- Dawn MacRae of Oliver is new Osoyoos IdolPosted 22 hours ago
- Sockeye recreational quota increases to four and will run to after Labour DayPosted 2 days ago
- RCMP commander Sgt. Kevin Schur is moving on to Kelowna-based training jobPosted 6 days ago
- USA Today readers choose Okanagan Valley as world’s second best wine region to visitPosted 6 days ago
- Airport shuttle service starts from Osoyoos to KelownaPosted 6 days ago
- Two vehicle collision causes injuries on Hwy. 97 Friday afternoonPosted 6 days ago
- Desert Society releases conceptual drawing for $2 million centrePosted 6 days ago
- Nk’Mip Cellars Winery has impressive showing at 2014 national wine awardsPosted 6 days ago
- U.S. resident faces charges of smuggling loaded handgun at Osoyoos borderPosted 6 days ago
- Wildfire smoke advisory in effect as fires burn on both sides of the borderPosted 6 days ago
Veteran rancher voices his support for South Okanagan national park
A well-known rancher says if people want to see the South Okanagan grasslands remain in their current state, the only way to make that happen is to establish a national park.
Ace Elkink, a cattle rancher west of Osoyoos (Richter Pass), believes a national park reserve is the best way to protect these grasslands from future development.
Otherwise, you will see these areas “chopped up” and subdivided.
“It will be developed eventually,” Elkink said.
It was announced last week that Elkink has sold a huge chunk of land to the Nature Conservancy of Canada.
The rancher noted he has a lot of land that Parks Canada wants for the reserve, but his decision to accommodate them will depend on a negotiated deal.
“It’s up to ranchers if they want to sell to the park . . . they don’t have to sell,” Elkink said.
He noted that a lot of ranchers who have raised concerns about the national park proposal do not farm within the park’s boundaries.
The rancher acknowledged some people’s concerns that a national park would restrict certain recreational activities.
But he said these private lands are more restrictive now than what a national park would be. He stated that a park would make these areas more accessible to the public for hiking and other activities.
The South Okanagan-Similkameen National Park Network is pushing the province to return to the negotiating table.
The ammunition it is using is the number of jobs the park will create.
Network member Jim Wyse quoted a study (Economic Impact of Parks Canada) that claims 772 jobs are created for every national park in B.C. It also claims that annual visitor spending per B.C. national park is $57.5 million.
In 2008/09, B.C.’s six national parks received $50.2 million in funding from Parks Canada, according to the study.
Wyse said the national park being proposed (grasslands west of Oliver and Osoyoos) has been downsized from 600 to 286 square kilometres (28,600 hectares).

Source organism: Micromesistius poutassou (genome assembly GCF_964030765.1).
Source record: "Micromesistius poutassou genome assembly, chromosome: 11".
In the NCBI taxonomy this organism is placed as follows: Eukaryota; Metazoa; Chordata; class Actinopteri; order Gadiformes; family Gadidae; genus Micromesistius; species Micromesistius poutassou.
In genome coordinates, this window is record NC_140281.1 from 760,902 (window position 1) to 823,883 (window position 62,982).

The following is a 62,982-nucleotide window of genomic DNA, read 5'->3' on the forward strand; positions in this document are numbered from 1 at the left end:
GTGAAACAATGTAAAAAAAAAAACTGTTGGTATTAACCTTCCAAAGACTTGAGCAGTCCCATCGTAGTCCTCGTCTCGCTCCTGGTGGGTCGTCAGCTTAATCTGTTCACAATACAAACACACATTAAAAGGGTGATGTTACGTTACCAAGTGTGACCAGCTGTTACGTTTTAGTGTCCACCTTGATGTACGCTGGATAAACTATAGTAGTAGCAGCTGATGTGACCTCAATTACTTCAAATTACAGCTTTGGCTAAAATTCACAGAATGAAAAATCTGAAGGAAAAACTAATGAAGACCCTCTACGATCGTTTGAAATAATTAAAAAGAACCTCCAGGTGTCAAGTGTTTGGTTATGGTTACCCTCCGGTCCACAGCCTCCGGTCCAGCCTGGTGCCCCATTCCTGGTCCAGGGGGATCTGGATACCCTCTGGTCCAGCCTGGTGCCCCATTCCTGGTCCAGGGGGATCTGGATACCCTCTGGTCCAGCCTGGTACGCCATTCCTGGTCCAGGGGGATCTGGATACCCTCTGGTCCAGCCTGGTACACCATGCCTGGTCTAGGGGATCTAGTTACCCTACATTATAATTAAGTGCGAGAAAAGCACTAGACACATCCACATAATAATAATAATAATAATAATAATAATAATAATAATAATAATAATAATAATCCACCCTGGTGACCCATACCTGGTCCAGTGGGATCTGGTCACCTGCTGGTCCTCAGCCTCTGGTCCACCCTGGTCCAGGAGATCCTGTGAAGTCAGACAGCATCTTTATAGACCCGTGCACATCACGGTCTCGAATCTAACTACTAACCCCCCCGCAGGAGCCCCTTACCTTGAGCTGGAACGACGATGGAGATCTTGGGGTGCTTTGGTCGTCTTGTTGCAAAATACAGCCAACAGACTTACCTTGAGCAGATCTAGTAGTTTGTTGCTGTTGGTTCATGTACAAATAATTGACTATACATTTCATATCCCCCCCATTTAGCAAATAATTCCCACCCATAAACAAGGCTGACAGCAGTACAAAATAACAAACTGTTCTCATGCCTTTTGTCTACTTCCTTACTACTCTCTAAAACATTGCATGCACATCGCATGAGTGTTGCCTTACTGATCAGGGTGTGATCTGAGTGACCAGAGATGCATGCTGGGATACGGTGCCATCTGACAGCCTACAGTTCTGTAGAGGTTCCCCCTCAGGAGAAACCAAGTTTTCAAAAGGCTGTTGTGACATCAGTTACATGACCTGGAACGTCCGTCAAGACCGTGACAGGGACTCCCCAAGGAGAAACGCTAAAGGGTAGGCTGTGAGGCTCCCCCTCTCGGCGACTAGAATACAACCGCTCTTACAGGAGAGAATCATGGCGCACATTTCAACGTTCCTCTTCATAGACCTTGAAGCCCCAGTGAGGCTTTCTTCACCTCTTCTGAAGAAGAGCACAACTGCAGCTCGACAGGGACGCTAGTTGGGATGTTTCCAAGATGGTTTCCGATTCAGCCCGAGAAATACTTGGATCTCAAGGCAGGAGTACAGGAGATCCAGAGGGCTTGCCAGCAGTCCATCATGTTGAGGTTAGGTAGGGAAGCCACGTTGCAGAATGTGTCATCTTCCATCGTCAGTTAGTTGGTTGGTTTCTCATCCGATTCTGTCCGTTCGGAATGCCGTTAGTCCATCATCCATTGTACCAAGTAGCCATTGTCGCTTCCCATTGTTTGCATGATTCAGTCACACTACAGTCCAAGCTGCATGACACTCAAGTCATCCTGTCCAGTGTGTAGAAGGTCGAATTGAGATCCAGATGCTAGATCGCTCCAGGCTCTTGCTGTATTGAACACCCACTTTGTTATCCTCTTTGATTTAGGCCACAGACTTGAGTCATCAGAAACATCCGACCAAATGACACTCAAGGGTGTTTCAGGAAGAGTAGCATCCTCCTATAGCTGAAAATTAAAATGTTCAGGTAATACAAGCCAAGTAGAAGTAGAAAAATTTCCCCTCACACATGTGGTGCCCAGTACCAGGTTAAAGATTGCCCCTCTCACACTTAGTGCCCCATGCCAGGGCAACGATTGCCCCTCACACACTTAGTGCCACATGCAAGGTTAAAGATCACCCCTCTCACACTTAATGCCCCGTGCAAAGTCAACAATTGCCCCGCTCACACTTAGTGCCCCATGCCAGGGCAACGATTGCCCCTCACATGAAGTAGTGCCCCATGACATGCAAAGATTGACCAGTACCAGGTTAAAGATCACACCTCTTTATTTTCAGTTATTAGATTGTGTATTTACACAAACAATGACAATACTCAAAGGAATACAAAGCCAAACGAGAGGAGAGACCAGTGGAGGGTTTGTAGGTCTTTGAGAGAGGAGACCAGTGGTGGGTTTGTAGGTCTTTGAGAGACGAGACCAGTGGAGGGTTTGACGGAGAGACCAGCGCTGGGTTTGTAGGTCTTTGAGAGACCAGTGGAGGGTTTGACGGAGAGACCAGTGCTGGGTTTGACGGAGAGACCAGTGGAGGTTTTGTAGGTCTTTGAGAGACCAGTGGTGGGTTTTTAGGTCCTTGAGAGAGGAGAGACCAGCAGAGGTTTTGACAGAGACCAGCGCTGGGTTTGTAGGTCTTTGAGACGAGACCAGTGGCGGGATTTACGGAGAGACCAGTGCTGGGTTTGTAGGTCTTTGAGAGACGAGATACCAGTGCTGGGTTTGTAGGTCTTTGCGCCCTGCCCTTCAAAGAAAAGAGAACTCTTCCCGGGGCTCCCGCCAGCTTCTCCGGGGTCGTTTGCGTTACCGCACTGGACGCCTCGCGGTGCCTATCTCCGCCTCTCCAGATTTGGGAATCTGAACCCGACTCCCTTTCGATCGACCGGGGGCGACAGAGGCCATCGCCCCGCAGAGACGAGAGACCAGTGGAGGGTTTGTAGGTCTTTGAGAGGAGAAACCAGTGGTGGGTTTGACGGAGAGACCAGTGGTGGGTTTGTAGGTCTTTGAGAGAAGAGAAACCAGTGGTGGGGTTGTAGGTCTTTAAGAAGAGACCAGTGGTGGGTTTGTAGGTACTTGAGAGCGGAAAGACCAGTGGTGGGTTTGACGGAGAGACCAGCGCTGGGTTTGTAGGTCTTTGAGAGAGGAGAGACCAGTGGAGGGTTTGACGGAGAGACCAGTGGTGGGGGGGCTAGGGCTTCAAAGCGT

Wyse acknowledged all of the naysayers, such as MLA Linda Larson and the Grassland Park Review Coalition, keep relying on “old information.”
For example, ranching will be permitted, and so will fishing, Wyse said. Hunting, of course, will be phased out.
Wyse also noted the helicopter company (HNZ Topflight) can continue to train within park boundaries as a “grandfathered” use.
This was resolved a year ago, yet park opponents are still using this argument, Wyse said.
The park will inject new money into the South Okanagan via tourism, but the one person standing in the way is Larson, Wyse stated.
“She’s been difficult . . . she’s been dismissive.”
Wyse said the network has spoken to other MLAs who have expressed their surprise about Larson’s stance on the issue.
The Boundary-Similkameen representative previously stated that she would rather have one farmer than four tourists. She also opposes a national park if it affects the livelihood or lifestyles of locals.
Larson said she hasn’t seen the study Wyse was quoting, but she did mention a 2008 study that showed a gain of 45 jobs in tourism, but a loss of 40 jobs in agriculture, forestry and mining.
“I support ranching, farming and tourism equally. I don’t believe in sacrificing one for the other,” said Larson.
Larson said Elkink sold his less viable ranch land to the land conservancy.
“I’m not sure his comments are useful as he no longer has land in the mix.”
Greg Norton, spokesman for the Grassland Park Review Coalition, isn’t convinced that cattle grazing can co-exist with a park and he hasn’t seen any documentation to support that notion.
He previously told the Osoyoos Times the only thing a national park would accomplish is excluding everyone except a small segment of people.
Norton said the answer is having communities working together rather than having Parks Canada try to manage the area.
He warns that every activity that goes on in the proposed park will be negatively affected.
Norton said the land in question is already well protected under the existing Land and Resource Management Plan (LRMP), which already identify critical habitat areas.
He also noted the importance of protecting cattle grazing rights so that catastrophic wildfires can be prevented in the park area.
Area C director Allan Patton said, as a politician, he is still on the fence regarding the national park.
Personally, he believes the park boundaries aren’t big enough to make a difference to wildlife habitat preservation.
“I don’t see the park accomplishing much in that regard . . . either go big or go home.”
Patton said if we really want to preserve wildlife habitat, we should be looking at the endangered species on the east side of Osoyoos Lake.
The director also said he isn’t convinced that a national park would bring a huge influx of jobs to the area.
Special to the Times